American Idol has been weird in Season 9

Hey all…

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As I sit here watching the broadcast of American Idol where they send home one of the 11 contestants left, I have to reflect a bit on the weirdness for me this season.

Live music is strange on TV. Even though I know it’s not really live by the time we see it in Colorado (I’m actually in California on a business trip now and it’s not live here either), it’s live enough you get to see the flaws and strengths of these young folks (some 20+ years my junior). And though I like them all as people, it’s been extremely hit and miss. You expect that. It’s part of the process. It’s a trial by fire.

But some of the acts they’ve had perform in the results shows have not been my favorites and really haven’t sounded all that great. I know it’s a shock that a 39 year old married guy with two kids isn’t a Miley Cyrus, or Joe Jonas fan… [gasp]

I just don’t get the direction this season has gone. Paige has left the building. Tim Urban and Katie Stevens seem like nice folks, but neither has blown me away in recent weeks. Even Andrew Garcia has managed to underwhelm me.

I really do like Michael Lynche, Casey James, and Crystal Bowersox. Crystal is the clear favorite to win according to a quick poll at my house. There’s just something about her that rocks. Casey plays a mean blues guitar and I want to hear more. And I don’t think Big Mike has to worry about singing for his supper any time soon – he’s got a career coming. But I think Crystal will win it all.

Next week’s mentor is Usher… Should be another interesting week for song choices.

Anyway… Any thoughts? Predictions? Gripes?

–Fitz

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Music Review: Melancholy Waltz – Richie Lawrence

Hi all…

Tickling the ivories. Slapping the keys. Playing the piano. Modern pianos have 88 keys covering seven octaves and three pedals. And though I myself never learned to play well, some of my fondest memories are of my mother sitting before our old upright piano whiling away the minutes into hours as she’d stretch chord and note to chord again… Even now, nothing quite can match the expressiveness of a well-played piano.

Enter Richie Lawrence and his family’s 1917 Model AIII Steinway Grand Piano. On his latest release, Melancholy Waltz, he proves my point with twelve amazing piano and accordion instrumentals and songs. And though his Americana-themed lyrics and vocals weren’t my favorite tracks on the CD, there’s something powerful and joyful about his piano compositions that’s hard to explain. Melancholy Waltz cuts across a majority of his influences – from Americana, blues, and folk – while showing off his talents as not only a performer, but a composer and songwriter.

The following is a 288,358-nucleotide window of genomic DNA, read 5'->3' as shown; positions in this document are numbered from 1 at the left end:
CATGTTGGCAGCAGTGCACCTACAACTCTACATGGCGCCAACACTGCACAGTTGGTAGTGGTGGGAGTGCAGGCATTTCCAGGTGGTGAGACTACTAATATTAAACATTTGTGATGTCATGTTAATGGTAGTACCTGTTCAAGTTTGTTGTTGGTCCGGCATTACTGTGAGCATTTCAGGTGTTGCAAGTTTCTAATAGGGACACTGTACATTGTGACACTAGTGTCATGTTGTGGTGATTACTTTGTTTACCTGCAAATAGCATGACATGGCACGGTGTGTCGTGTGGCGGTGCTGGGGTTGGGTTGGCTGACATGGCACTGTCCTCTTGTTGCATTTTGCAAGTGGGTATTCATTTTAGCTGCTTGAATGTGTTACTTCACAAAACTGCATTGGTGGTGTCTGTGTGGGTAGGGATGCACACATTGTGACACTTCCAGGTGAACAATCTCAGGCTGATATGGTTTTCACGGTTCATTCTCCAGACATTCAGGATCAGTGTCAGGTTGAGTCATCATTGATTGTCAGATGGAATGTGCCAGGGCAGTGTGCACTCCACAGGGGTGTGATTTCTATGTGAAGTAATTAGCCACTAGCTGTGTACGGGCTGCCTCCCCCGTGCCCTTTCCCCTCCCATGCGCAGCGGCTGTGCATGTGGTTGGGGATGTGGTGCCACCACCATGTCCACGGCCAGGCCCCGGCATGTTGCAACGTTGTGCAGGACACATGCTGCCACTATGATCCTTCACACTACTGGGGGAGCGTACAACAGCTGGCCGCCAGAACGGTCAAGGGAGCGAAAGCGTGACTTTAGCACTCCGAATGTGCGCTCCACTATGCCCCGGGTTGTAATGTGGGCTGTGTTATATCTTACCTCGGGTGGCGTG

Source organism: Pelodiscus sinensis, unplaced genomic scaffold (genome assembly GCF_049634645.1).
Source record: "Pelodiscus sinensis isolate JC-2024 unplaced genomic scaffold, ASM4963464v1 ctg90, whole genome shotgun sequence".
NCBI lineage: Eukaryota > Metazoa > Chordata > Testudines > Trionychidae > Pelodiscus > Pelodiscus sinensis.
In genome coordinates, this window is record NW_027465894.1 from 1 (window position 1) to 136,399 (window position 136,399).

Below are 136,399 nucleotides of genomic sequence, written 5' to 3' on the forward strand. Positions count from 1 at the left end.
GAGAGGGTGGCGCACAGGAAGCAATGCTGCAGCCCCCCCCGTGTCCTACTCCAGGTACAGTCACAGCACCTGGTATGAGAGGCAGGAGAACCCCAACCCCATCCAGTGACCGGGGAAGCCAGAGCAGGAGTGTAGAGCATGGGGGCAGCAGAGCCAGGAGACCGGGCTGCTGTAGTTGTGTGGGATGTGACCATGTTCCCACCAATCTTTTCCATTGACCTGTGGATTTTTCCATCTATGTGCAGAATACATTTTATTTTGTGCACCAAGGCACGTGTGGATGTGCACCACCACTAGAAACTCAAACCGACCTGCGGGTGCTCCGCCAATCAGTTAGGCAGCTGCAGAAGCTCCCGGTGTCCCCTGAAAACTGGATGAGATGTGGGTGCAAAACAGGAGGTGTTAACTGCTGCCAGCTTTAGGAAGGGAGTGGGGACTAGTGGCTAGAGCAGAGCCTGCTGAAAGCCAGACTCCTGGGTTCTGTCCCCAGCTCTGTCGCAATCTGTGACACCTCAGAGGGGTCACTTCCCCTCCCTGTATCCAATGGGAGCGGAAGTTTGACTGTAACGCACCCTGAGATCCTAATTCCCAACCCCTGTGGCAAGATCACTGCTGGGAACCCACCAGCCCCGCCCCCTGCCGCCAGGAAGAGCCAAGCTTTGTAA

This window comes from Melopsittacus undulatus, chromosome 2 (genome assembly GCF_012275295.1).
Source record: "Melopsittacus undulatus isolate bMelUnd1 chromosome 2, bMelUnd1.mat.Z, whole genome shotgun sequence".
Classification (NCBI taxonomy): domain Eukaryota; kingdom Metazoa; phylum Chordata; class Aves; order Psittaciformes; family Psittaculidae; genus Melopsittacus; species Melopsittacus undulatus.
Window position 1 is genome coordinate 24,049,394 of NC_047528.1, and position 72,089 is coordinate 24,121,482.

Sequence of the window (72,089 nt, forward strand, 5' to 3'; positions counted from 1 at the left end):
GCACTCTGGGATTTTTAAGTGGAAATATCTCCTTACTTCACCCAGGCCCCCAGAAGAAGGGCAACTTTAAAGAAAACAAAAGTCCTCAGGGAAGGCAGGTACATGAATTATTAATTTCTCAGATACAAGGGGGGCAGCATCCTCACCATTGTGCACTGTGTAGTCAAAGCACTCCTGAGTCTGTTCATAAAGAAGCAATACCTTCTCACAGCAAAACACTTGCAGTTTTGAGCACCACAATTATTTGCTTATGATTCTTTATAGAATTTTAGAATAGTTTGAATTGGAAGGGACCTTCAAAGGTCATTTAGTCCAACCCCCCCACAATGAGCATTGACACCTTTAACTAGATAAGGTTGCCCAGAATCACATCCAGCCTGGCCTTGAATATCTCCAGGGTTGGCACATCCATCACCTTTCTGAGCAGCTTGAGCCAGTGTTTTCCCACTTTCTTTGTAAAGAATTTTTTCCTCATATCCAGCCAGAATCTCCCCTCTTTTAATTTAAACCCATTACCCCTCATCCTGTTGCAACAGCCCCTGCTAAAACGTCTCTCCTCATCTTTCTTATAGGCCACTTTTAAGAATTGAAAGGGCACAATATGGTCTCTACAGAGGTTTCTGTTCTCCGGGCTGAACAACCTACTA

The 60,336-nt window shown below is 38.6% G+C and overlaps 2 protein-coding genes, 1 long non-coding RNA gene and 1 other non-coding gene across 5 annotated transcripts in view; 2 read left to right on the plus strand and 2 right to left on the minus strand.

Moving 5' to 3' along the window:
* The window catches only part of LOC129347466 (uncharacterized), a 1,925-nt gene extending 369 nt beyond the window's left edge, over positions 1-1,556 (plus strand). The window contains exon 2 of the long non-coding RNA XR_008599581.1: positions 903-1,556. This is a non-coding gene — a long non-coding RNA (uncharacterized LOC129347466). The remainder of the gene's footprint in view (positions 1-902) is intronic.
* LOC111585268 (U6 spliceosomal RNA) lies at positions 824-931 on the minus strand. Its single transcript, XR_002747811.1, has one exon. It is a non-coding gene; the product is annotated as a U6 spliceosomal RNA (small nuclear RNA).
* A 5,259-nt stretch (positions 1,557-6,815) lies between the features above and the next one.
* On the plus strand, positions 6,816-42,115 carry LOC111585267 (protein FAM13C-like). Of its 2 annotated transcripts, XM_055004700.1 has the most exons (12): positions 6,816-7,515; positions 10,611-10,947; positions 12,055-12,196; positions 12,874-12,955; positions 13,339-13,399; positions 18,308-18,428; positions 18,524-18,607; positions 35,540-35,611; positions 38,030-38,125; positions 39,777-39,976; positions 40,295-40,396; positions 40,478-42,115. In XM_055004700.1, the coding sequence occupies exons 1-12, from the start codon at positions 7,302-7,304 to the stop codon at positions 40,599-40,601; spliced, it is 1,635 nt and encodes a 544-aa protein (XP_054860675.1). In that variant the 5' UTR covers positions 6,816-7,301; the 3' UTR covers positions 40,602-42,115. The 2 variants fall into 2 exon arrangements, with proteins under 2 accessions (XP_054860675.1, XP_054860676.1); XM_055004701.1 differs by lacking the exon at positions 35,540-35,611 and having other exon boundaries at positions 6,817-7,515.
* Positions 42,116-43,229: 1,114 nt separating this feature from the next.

Lawrence was born in Oklahoma, but lived in Colorado for a time and now calls California home. He’s played everything from blues to Polka and along the way met a literal Who’s Who of famous musicians – Bonnie Raitt, Steve Goodman, Crystal Gayle, America, and George Thorogood as well as the Neville Brothers, David Lindley, Ladysmith Black Mombazo, Little Richard, David Byrne, and more.

Of all the tunes on the album, my favorite is the “Bee’s Blues”, which weaves the classic melody of “Für Elise” with a series of lively ragtime blues riffs that I can listen to over and over again. The joy as Lawrence plays with these melodies comes through loud and clear.

In contrast with the blues, the soft and steady strains of “The Melancholy Waltz” brings to mind a couple dancing through time and space. This is a piano composition I would hope that dance choreographers, television and movie producers take note of for their own shows. It’s impossible for me not to see the waltzing couple as I listen to this gorgeous melody, which ends in a happier place than it begins with a more upbeat/ragtime feel.

And lastly, I’ll talk about “My Oklahoma Hills,” which shows his love for where he was born. He explains in the lyrics that “I left my home behind me / My dreams do travel there still / Through prairie ocean grasses / My Oklahoma hills…” This is for Lawrence what “Country Roads” was for John Denver – a call home through song.

Richie Lawrence’s three decades of experience playing music professionally truly come through in this great album. If you have a love for original piano compositions as I do, be sure to pick up Melancholy Hills. Check out his website – www.richielawrence.com – for more information about the man and his music.

–Fitz

p.s. Look for this and other great albums at Amazon!

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Going in circles…

Hey all…

This week and next, the posts will be slow in coming I’m afraid. Preparation for a conference in California next week is sucking up all of my time. So I apologize.

Courtesy of Clipart.com
Courtesy of Clipart.com

However… I hope you’ll dive into the archives and see if you find something cool.

I’d be very interested to hear what people think is my best article to date. Leave me a comment and share your views.

But for now, I’m running in circles as fast as I can… Getting nowhere fast, but dang I’m making good time!

–Fitz